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  3. Sounds like an awesome time, other than the scary tire drama. :-)

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    1. Always fun when the company is good!!

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  4. Yaassss minus the tire sitch this was so epic! You and Griffin look so happy out on the CC course! Wheeeeee!

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  5. That tire exploded. Not sure if you have one or not, but I'd highly recommend getting a trailer helper. It makes changing a tire so much easier. We also have a portable air compressor that plugs into the truck's ac adapter.

    Way to go Griff!!! You two look really good out there tackling those solid obstacles for the first time. It won't be long until you guys are doing all the things :)

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    1. Yeah. Have the trailer aid...it was in MY trailer. Also have an air compressor and had it with me. Love that thing.

      And thanks, he was a star. =)

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  6. That tire...agree with Sara: it exploded. Thank God for the good sam. Also recommend the Trailer Aid: it was the first thing we bought after the trailer. http://www.ridingwarehouse.com/Trailer-Aid_PLUS_Tire_Jack_Ramp/descpage-TAPTJ.html Walmart carries them too, online at least. Much easier than a jack. And also recommend US Rider: it's like AAA for the trailer and can be used with other vehicles when not towing. The difference is that they will show up and haul your horse somewhere safe (or to the equine hospital) if you have a major mishap or accident while hauling. It's $136 for the year; Stacey at Jumping Percheron has repeatedly blogged about it.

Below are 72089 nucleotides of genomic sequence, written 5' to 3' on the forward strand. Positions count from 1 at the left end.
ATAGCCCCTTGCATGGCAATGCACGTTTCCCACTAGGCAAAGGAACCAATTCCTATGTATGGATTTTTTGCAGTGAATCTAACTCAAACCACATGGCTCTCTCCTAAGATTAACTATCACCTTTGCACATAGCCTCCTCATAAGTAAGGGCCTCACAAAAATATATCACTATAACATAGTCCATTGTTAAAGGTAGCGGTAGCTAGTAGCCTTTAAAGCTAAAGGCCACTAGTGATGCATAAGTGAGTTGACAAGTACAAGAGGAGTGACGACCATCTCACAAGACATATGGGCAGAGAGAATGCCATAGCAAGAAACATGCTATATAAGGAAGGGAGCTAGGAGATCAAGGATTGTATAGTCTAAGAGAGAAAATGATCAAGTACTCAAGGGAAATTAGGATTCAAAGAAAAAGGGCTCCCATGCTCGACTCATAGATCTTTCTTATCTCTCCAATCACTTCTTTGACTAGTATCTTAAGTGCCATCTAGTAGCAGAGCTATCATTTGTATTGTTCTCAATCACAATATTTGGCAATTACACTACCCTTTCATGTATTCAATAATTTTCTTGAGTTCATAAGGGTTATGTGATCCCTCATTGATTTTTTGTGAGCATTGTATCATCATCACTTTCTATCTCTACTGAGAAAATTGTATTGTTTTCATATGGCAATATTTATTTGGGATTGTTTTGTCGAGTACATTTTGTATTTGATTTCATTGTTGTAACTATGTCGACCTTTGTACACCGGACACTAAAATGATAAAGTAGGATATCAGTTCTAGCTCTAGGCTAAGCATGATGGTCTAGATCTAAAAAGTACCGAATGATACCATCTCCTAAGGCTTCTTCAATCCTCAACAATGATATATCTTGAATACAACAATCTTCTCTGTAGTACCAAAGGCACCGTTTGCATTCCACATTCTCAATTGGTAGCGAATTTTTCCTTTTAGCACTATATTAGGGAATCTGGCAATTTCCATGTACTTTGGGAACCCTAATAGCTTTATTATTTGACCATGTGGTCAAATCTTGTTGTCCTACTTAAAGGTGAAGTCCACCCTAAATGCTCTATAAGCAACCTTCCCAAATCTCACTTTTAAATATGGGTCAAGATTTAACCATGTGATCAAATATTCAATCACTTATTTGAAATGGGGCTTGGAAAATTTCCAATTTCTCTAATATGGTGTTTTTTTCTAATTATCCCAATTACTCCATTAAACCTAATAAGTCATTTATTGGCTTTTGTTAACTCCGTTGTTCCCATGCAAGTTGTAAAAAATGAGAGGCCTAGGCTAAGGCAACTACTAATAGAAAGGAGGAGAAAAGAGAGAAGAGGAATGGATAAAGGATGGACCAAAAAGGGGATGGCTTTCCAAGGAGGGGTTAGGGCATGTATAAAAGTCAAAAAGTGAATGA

What a great weekend! Griffin is a rockstar. Looking forward to the dressage recap! :D

    Re: seeing a distance. For me back in the day, that didn't "just happen", and it will help him as a greenie if you are able to see the distance because you can actively guide him. :) Stadium jumps at shows can be as scary or more than cross country jumps sometimes, so the first few times at shows he might be balky too. It's good to be able to see the distance yourself because it will give you so much more confidence. I had to consciously work on it to develop my eye. My favorite exercise was counting strides down to the fences. Just count initially from 1-whatever until you get to the fence. Then start trying to see if you can guess how long it's going to take you to get there: for example, start counting down from what you think are 6 strides out "6, 5, 4, 3, 2, 1." Once you're nailing that, play around with it: see if you can compress or extend his stride to fit the number of strides you *want* him to take to a jump from x point or between fences in a line. It will help you start seeing those distances in no time! :D